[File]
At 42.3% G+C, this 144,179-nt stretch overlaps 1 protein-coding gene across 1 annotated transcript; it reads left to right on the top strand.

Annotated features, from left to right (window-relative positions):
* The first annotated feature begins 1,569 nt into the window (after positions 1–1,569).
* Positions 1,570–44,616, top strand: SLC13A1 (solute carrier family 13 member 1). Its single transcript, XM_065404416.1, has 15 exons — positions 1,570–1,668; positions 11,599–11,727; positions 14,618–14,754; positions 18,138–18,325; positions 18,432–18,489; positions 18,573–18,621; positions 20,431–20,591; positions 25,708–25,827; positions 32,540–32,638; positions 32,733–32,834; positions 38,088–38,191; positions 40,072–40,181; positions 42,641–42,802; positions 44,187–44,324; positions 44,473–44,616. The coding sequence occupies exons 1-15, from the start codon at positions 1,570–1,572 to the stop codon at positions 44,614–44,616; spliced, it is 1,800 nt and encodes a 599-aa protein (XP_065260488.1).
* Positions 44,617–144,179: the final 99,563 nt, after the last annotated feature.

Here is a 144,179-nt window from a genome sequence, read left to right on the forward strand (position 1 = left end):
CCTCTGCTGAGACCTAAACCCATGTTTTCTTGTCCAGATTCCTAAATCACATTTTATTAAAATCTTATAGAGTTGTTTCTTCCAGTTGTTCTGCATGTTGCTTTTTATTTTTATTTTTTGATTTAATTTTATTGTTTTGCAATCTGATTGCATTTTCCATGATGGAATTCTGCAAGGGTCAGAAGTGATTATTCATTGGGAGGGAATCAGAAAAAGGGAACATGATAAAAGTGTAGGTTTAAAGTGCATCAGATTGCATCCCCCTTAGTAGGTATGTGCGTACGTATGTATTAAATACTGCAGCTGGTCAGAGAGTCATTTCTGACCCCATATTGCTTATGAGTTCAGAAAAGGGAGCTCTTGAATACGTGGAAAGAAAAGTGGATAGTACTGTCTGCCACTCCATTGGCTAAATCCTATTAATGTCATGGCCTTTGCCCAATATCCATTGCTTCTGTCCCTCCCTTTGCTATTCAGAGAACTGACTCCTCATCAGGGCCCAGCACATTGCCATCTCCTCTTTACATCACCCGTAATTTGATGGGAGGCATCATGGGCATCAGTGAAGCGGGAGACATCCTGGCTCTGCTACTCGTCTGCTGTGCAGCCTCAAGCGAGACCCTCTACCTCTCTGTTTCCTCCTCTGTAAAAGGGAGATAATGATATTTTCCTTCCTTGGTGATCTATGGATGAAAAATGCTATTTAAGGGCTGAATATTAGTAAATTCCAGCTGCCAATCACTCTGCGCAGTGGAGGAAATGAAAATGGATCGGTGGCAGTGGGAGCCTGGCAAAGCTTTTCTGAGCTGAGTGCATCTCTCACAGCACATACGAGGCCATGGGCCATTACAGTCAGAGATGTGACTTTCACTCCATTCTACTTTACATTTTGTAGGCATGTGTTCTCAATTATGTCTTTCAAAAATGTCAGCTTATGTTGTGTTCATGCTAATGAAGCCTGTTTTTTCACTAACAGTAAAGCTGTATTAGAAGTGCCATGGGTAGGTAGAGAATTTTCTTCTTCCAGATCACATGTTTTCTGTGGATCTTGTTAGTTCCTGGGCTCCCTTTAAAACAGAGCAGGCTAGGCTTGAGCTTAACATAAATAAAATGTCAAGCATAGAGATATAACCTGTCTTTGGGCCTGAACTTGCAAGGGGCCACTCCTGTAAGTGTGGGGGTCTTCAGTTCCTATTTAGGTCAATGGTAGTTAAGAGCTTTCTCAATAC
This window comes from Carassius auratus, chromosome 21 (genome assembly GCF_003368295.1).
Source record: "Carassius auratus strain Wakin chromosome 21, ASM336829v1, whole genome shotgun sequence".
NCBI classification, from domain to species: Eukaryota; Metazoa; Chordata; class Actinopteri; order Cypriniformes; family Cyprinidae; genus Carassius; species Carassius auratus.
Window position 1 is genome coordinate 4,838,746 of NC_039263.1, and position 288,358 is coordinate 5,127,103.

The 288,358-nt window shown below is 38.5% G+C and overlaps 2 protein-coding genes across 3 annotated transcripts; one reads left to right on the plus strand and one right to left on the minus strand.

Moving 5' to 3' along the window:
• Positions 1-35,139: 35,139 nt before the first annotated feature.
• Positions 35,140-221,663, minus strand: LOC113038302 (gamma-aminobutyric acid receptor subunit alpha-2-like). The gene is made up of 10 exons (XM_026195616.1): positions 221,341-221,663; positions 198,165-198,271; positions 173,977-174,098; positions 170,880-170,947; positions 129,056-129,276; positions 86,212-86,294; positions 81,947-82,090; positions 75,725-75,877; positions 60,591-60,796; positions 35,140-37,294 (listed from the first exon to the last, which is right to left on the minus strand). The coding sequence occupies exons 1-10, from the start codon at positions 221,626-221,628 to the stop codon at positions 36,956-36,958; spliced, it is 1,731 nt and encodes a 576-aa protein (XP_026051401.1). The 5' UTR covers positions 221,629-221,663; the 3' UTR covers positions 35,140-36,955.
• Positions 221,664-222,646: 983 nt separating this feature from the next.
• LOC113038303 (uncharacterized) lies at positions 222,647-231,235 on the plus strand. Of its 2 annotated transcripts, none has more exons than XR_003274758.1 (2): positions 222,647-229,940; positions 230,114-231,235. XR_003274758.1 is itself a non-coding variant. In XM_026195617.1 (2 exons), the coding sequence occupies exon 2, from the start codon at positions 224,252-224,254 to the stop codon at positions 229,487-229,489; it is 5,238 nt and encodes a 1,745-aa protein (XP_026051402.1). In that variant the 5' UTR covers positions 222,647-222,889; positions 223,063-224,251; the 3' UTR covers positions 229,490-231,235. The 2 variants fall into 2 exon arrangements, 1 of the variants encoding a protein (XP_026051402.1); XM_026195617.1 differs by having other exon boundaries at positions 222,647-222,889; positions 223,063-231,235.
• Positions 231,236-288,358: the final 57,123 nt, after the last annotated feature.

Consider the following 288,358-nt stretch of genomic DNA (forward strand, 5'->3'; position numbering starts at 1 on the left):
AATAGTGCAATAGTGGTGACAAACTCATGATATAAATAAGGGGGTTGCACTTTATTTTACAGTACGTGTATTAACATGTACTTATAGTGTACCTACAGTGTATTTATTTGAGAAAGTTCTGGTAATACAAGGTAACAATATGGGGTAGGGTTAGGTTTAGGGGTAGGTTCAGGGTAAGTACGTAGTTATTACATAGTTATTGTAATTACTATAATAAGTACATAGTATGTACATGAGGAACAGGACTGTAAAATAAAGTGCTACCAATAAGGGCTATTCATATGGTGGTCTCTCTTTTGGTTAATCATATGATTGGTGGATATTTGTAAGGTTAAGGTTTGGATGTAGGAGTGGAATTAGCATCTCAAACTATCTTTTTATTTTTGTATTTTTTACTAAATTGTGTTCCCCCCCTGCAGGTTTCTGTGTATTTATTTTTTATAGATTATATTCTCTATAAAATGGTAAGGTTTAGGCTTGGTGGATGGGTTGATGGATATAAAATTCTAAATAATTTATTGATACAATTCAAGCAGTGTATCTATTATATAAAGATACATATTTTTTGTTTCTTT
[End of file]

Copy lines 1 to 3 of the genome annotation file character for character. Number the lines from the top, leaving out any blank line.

At 42.3% G+C, this 144,179-nt stretch overlaps 1 protein-coding gene across 1 annotated transcript; it reads left to right on the top strand.

Annotated features, from left to right (window-relative positions):
* The first annotated feature begins 1,569 nt into the window (after positions 1–1,569).